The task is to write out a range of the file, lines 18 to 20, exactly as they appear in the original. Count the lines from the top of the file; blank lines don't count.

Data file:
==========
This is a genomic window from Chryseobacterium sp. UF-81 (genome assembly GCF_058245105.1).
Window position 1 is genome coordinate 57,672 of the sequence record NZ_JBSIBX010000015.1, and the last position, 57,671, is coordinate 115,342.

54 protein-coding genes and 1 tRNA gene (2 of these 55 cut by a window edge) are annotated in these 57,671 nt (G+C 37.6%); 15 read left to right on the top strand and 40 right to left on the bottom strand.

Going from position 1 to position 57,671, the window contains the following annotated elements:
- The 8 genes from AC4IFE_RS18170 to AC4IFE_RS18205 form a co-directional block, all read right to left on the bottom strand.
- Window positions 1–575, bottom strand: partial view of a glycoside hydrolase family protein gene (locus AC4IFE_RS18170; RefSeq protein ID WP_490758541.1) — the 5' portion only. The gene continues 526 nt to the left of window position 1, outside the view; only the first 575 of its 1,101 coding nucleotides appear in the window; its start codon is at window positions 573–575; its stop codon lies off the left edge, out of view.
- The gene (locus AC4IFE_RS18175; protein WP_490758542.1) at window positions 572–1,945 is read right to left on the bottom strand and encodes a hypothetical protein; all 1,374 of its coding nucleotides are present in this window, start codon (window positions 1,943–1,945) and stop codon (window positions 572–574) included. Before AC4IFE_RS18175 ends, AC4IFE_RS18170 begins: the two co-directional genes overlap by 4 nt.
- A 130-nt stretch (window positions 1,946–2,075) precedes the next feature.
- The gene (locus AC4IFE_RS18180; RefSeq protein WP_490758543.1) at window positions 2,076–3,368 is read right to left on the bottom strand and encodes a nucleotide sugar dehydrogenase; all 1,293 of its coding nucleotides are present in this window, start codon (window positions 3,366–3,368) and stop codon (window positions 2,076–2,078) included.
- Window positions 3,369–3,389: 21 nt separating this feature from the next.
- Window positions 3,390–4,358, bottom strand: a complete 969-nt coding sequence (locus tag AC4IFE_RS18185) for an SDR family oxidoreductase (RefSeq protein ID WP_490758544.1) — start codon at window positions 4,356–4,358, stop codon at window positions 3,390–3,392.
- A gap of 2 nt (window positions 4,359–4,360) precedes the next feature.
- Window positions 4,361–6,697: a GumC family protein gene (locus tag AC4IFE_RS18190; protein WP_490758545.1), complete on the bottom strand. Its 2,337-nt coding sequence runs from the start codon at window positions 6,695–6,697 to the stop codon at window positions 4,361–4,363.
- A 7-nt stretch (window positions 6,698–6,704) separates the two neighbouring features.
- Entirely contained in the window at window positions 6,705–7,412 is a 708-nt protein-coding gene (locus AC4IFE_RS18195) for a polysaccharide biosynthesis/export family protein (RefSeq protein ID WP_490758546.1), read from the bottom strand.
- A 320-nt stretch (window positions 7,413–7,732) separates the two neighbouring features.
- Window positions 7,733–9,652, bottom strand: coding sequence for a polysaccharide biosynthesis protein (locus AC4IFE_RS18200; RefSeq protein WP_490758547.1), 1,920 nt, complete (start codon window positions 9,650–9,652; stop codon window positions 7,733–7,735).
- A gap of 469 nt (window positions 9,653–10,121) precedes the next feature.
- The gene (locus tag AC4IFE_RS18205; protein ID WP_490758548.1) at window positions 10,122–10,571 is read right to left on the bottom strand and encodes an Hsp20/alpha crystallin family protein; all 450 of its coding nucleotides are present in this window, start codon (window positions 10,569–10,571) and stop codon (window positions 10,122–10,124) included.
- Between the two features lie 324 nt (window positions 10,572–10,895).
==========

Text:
- A gap of 469 nt (window positions 9,653–10,121) precedes the next feature.
- The gene (locus tag AC4IFE_RS18205; protein ID WP_490758548.1) at window positions 10,122–10,571 is read right to left on the bottom strand and encodes an Hsp20/alpha crystallin family protein; all 450 of its coding nucleotides are present in this window, start codon (window positions 10,569–10,571) and stop codon (window positions 10,122–10,124) included.
- Between the two features lie 324 nt (window positions 10,572–10,895).